Several years ago, I was with friends at a Denny’s on Airport Freeway in Irving, Texas. It was after a gig, so coming down from the high of performance involved late-night diner waitresses, Camel cigarettes, and Grand Slams. My band and I shared the smoking section with a few other tables, mostly composed of townies looking to sop the liquor from their bellies, but one table in the joint was composed of two Muslim men. They were college age, dressed casually (hoodies and jeans, if I recall correctly), and like the rest of us, laughing and carrying on about whatever came to mind. I glanced over my drummer and caught a glimpse of three “good ol’ boys” sitting a booth away. One of them was staring at the Muslim men and motioned his hand into a gun, flicking it back as if to simulate shooting them.
This is the psychology that pollutes many in Irving, Texas. While the nation as a whole must contend with Islamophobic sentiment, Irving has become something of a flash point when it comes to ongoing conservative anti-Islamic rhetoric. Over the past couple of days, social media has erupted over the unlawful arrest and civil rights violation of Ahmed Mohamed, a 14-year-old engineering aficionado who built a clock that was considered a “hoax bomb” which ultimately led to him being removed from MacArthur High School in handcuffs. This is a horrible story, but not an uncommon one as far as the city of Irving is concerned.
The former home of the Dallas Cowboys was in crosshairs as recently as six months ago, when Mayor Beth Van Duyne and the Irving city council opposed the creation of a supposed Sharia court within the city. In reality, they were opposing an alternate dispute-resolution system operated by local imams for the city’s estimated 30,000-40,000 Muslim residents. The dispute-resolution system, called The Islamic Tribunal, only mediated civil disputes between area Muslims, similarly to dispute-resolution systems operated by Christians and Jews.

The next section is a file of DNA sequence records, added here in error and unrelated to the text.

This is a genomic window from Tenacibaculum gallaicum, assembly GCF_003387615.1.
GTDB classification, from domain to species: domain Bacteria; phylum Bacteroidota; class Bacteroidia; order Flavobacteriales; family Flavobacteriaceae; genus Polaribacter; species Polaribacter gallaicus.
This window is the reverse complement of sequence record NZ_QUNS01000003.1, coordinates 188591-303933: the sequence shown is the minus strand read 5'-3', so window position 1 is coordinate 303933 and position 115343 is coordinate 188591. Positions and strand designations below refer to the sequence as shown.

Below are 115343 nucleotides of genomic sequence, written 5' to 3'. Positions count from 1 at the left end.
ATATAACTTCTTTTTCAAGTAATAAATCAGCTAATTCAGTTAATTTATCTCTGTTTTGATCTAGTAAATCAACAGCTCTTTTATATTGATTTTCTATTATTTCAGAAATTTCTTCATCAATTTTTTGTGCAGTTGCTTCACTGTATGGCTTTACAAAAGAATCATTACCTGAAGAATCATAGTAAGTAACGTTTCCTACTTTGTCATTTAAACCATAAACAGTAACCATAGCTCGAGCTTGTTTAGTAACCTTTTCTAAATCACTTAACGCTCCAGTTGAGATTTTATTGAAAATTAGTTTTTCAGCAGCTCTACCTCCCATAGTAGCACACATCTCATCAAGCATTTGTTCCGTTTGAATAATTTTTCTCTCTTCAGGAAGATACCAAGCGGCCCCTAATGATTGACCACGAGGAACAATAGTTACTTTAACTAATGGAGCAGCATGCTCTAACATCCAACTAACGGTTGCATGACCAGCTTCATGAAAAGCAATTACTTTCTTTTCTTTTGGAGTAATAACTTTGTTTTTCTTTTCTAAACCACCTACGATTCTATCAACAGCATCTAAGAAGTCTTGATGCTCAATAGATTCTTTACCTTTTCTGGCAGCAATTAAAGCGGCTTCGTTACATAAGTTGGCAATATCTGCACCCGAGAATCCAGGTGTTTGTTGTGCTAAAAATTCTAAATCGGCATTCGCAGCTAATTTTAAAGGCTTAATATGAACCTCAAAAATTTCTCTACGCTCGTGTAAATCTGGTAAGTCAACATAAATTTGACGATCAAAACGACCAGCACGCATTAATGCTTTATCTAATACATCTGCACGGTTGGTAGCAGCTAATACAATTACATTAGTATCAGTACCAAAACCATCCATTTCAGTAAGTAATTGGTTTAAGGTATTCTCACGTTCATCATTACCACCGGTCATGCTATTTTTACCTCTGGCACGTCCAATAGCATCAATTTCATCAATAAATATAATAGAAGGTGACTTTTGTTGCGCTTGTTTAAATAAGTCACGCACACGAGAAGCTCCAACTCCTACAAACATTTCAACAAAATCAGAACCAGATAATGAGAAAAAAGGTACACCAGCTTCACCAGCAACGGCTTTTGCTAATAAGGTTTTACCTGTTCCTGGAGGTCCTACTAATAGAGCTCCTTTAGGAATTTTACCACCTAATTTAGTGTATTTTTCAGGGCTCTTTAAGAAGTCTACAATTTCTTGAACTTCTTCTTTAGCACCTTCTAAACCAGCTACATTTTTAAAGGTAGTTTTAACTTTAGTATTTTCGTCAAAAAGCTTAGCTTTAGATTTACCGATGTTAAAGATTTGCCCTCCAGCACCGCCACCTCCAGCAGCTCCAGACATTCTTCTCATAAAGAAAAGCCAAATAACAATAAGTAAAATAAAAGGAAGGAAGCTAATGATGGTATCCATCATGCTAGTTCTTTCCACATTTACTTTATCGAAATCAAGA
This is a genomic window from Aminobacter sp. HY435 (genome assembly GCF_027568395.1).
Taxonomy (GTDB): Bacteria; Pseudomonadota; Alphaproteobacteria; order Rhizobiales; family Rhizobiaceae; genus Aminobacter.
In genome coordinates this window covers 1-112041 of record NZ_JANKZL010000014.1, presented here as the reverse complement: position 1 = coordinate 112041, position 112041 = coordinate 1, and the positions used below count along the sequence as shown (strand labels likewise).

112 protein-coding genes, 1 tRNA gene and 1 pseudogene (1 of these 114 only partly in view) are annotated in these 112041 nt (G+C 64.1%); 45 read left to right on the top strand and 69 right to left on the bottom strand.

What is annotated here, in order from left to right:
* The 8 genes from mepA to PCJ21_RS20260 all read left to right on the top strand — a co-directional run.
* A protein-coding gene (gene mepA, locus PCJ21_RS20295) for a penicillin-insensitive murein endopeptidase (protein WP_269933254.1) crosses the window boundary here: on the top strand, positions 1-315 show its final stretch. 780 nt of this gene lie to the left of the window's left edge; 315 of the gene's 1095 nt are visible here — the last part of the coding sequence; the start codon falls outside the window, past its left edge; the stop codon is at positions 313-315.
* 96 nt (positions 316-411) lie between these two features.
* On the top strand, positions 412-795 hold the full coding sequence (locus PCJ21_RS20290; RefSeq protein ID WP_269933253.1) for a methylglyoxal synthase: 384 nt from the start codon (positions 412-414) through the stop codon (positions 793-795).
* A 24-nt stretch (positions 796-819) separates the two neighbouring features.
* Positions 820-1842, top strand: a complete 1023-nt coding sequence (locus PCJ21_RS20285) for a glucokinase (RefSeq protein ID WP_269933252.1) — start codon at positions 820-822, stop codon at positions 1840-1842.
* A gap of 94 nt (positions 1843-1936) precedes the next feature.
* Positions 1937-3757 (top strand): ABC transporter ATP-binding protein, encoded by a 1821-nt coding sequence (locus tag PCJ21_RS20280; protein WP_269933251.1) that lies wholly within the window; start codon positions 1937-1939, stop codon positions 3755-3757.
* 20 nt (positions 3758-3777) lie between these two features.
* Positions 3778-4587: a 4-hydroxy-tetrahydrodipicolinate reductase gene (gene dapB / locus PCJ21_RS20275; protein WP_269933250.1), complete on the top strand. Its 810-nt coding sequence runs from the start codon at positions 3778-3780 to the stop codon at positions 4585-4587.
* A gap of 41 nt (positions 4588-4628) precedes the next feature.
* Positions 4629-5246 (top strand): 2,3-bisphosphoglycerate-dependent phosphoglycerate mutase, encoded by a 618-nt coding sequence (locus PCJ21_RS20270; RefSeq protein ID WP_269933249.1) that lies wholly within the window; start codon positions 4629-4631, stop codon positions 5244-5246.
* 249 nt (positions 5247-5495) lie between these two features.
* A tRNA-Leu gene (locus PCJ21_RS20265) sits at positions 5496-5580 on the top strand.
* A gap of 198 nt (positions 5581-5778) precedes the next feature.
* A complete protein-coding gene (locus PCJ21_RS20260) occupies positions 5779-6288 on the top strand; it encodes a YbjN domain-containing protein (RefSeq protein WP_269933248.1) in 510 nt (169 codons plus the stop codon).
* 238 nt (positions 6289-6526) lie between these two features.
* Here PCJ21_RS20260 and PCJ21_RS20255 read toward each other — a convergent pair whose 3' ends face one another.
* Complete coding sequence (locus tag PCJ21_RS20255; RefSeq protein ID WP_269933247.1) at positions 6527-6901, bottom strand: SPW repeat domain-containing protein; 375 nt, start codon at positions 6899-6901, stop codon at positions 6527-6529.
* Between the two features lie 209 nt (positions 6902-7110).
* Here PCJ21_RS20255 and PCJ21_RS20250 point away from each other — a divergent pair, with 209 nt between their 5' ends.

A Sharia court has never existed Irving, Texas, but that hasn’t stopped the injection of bigoted venom into the city’s collective consciousness. Mayor Van Duyne is a prominent anti-Islamic activist, having spewed her bigoted vomit anywhere a conservative pundit will give her a platform. Area Muslims feel targeted. Mosques in Irving have had to beef up their security amidst threats. Accusations of discrimination were shrugged off by officials who claim their actions were not religious in nature.
Ahmed Mohammed told interviewers that the incident made him feel like he wasn’t human, that he was a criminal. I often wonder if the entirety of Irving’s Islamic community feels the same way.